dektol&ilford paper

Discussion in 'Enlarging' started by bikegeek76, May 28, 2006.

  1. bikegeek76

    bikegeek76 Member

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    Hi all. anyone have any tips on using dektol and ilford paper?(mg IV) I tried it with a well exposed neg, and it was grainy as hell and reciprocity seemed to be out the window.
    Thanks.
     
  2. Markok765

    Markok765 Member

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    what fiulm were you using? i always got great results from this paper
     
  3. david b

    david b Member

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    that is my preferred paper/dev of choice.

    what film are you using? how big are you printing? ever use other combos?
     
  4. Photo Engineer

    Photo Engineer Subscriber

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    I've been using MGIV with Dektol 1:2 or 1:3 for ever since the paper came out with no problems whatsoever.

    PE
     
  5. photobum

    photobum Member

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    Here's another me too. Dektol and the various Ilford MG's for years without a problem. I fail to see how there could be any problem with "grain" or reciprocity.
     
  6. Gay Larson

    Gay Larson Member

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    me too, I like the combination.
     
  7. RalphLambrecht

    RalphLambrecht Subscriber

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    I'll join in. Ilford MG-IV (RC or FB) works great with Dektol 1+2. There is no problem with this combination whatsoever. Please explain your problem in more detail. The gremlin is somewhere else.
     
  8. srs5694

    srs5694 Member

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    I'm a bit puzzled by the problem description. What film format are you using? Your summary information says you're using medium format. If that's accurate, then I'd expect grain to have more to do with the graininess of the negative than of the paper or anything else in the enlarging process. A paper would have to be really dreadful to cause an increase in apparent grain from a medium-format negative.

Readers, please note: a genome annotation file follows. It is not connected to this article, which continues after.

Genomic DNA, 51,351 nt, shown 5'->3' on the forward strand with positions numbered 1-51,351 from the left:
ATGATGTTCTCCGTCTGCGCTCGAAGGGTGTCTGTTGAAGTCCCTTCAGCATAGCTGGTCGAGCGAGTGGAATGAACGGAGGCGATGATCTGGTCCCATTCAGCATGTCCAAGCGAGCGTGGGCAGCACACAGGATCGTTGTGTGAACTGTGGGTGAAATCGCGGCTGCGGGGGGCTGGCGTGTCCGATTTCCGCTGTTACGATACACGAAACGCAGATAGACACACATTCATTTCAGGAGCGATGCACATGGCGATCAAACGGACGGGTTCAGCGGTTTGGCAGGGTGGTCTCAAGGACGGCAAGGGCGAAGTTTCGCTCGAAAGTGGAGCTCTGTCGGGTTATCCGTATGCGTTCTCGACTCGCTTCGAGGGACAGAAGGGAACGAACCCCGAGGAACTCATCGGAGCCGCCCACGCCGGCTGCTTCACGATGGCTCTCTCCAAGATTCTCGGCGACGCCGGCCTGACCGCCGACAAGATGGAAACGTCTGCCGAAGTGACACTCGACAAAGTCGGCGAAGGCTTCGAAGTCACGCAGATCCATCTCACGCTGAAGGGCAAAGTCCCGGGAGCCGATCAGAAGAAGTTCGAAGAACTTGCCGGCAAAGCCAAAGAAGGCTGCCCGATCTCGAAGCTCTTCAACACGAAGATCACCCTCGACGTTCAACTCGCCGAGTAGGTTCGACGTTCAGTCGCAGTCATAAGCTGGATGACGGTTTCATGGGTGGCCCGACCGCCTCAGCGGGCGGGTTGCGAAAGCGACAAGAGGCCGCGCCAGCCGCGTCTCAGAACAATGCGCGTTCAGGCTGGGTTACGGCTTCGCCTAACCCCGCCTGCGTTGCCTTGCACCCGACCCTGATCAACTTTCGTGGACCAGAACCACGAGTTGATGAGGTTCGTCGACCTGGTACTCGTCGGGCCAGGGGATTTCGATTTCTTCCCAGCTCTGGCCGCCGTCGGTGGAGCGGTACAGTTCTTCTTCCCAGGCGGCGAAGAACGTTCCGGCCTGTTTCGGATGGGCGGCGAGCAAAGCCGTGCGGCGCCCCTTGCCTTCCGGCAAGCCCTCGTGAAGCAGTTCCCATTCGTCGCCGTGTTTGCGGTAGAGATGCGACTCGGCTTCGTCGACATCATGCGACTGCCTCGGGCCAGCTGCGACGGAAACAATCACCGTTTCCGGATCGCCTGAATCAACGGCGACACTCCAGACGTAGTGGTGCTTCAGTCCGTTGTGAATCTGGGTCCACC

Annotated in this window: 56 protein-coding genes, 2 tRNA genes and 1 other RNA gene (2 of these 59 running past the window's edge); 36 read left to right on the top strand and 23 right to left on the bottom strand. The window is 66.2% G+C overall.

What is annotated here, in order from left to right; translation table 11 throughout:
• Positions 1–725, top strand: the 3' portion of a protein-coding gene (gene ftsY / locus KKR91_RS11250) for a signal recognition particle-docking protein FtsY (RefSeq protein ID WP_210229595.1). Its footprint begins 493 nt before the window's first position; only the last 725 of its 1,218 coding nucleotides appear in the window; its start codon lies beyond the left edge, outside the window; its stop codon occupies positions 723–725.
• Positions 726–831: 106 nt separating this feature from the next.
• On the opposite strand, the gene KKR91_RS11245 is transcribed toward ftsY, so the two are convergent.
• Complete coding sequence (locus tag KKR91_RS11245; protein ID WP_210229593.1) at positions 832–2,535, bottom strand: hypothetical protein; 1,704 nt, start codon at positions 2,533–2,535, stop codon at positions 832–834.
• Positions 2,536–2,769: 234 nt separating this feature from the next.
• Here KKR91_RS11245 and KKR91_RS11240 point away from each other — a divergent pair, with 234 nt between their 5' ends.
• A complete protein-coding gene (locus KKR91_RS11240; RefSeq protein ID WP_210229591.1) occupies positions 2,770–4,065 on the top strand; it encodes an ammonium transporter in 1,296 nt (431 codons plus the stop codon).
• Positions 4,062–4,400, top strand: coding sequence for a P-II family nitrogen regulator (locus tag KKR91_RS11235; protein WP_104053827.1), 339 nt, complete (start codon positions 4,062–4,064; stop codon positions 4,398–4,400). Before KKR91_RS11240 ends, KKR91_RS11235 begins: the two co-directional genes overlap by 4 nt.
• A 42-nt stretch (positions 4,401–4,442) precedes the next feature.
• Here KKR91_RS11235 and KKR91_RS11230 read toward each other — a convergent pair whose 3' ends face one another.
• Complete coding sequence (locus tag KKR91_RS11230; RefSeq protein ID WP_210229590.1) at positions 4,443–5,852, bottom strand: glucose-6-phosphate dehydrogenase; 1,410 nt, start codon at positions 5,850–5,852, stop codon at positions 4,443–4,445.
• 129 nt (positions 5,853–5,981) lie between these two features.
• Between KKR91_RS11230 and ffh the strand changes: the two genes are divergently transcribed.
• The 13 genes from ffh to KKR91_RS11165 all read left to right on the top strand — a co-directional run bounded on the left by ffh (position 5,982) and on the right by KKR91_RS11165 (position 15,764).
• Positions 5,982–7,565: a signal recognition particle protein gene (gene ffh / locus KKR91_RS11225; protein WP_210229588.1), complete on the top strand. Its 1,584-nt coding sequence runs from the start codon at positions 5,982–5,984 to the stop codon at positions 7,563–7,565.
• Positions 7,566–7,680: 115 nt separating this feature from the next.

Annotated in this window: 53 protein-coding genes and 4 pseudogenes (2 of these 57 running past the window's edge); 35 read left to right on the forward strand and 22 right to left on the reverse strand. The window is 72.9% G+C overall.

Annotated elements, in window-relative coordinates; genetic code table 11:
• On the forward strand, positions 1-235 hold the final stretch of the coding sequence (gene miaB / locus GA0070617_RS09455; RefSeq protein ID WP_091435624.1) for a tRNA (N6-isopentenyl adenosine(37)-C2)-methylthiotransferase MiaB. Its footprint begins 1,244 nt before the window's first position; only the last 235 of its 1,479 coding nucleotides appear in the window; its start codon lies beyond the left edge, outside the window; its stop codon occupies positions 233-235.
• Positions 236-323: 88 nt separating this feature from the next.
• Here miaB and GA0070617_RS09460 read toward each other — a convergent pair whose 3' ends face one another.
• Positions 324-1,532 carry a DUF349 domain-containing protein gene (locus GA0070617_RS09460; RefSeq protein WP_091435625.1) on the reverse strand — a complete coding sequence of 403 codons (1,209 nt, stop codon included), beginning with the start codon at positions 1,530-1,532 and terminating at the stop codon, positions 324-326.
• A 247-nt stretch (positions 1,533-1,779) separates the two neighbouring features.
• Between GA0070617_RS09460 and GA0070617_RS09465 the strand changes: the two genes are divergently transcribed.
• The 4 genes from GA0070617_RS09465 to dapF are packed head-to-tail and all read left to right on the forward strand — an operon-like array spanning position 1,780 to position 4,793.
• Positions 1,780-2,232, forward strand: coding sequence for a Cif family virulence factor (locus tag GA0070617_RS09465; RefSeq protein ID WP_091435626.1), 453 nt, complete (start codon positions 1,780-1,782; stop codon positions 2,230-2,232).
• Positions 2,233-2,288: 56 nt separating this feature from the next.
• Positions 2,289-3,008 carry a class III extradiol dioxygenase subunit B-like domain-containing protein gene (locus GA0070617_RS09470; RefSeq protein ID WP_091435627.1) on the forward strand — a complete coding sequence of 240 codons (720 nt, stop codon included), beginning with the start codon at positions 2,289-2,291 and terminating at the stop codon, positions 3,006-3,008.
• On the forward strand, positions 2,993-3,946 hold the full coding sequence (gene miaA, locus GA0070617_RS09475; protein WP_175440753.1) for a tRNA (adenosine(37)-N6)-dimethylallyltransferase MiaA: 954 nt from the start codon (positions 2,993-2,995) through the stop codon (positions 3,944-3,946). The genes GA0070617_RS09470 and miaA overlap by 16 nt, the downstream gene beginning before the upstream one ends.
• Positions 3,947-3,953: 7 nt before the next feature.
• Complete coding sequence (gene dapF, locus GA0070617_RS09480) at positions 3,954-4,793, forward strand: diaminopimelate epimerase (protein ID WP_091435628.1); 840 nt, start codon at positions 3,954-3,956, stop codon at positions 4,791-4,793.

Also, when you refer to reciprocity, do you mean you're not getting the speed you expect from the paper? If so, compared to what? (For instance, the same paper in Developer X.)

    Given your comment about grain, I can't help but wonder if you're complaining about issues that are actually related to your film and/or film developer rather than the paper and/or paper developer.
     
  9. PhotoJim

    PhotoJim Member

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    Dektol works great with Ilford papers. The normal 1:2 dilution is entirely appropriate.

    Ilford makes a developer, Bromophen, that functions very much like Dektol (using phenidone rather than metol), in fact.
     
  10. david b

    david b Member

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    So where is the original poster? He has a lot of questions to answer.
     
  11. htmlguru4242

    htmlguru4242 Member

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    I also must say that I use this paper almost exclusively with Dektol 1:3. It works really well for everything except solarization.

    I've never had a problem with speed, either. It's a tad slower than the Kodak stuff that I use from time to time, but in the range of a second or two more exposure ...
     
  12. DannL

    DannL Member

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    I agree with most everything already stated. I use Dektol 1:2 most exclusively with MGIV Deluxe. Dev 90 sec, stop, fix for 3 min. If you're experiencing an issue with grain, you should suspect the paper replicating the grain which is already present in the negative. (via enlargement). I would say you're working with a very grainy negative. If you ever make a paper negative with MGIV and then develop in Dektol you will note this combination has no visible grain. Maybe there is though . . . under a microscope. I personally like grain, and also develop T-Max and Delta Pro in Dektol 1:2. Works for me.

    "reciprocity seemed to be out the window" . . . good, I never found a use for it anyway. LOL!

    Ciao!
     
  13. htmlguru4242

    htmlguru4242 Member

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    Ya, i've done this before, too. I've never been able to find grain in paper negatives; on a light box, the texture from the paper is even more visible than the grain, in a host of different developers.